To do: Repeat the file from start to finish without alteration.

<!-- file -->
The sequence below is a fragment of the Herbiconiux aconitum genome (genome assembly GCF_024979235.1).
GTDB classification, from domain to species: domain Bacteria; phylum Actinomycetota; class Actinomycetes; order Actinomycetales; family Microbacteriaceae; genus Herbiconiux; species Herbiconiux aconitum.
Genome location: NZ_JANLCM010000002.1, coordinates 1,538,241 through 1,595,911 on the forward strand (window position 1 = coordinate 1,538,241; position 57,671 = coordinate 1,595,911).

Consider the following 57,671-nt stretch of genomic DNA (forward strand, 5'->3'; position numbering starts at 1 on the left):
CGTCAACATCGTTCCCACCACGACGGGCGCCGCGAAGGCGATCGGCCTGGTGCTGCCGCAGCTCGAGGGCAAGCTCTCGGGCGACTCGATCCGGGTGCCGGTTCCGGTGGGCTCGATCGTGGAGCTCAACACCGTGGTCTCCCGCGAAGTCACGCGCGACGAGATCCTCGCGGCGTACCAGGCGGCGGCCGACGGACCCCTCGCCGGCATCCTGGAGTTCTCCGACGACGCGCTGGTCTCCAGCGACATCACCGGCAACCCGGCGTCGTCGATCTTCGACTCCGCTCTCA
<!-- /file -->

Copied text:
The sequence below is a fragment of the Herbiconiux aconitum genome (genome assembly GCF_024979235.1).
GTDB classification, from domain to species: domain Bacteria; phylum Actinomycetota; class Actinomycetes; order Actinomycetales; family Microbacteriaceae; genus Herbiconiux; species Herbiconiux aconitum.
Genome location: NZ_JANLCM010000002.1, coordinates 1,538,241 through 1,595,911 on the forward strand (window position 1 = coordinate 1,538,241; position 57,671 = coordinate 1,595,911).

Consider the following 57,671-nt stretch of genomic DNA (forward strand, 5'->3'; position numbering starts at 1 on the left):
CGTCAACATCGTTCCCACCACGACGGGCGCCGCGAAGGCGATCGGCCTGGTGCTGCCGCAGCTCGAGGGCAAGCTCTCGGGCGACTCGATCCGGGTGCCGGTTCCGGTGGGCTCGATCGTGGAGCTCAACACCGTGGTCTCCCGCGAAGTCACGCGCGACGAGATCCTCGCGGCGTACCAGGCGGCGGCCGACGGACCCCTCGCCGGCATCCTGGAGTTCTCCGACGACGCGCTGGTCTCCAGCGACATCACCGGCAACCCGGCGTCGTCGATCTTCGACTCCGCTCTCA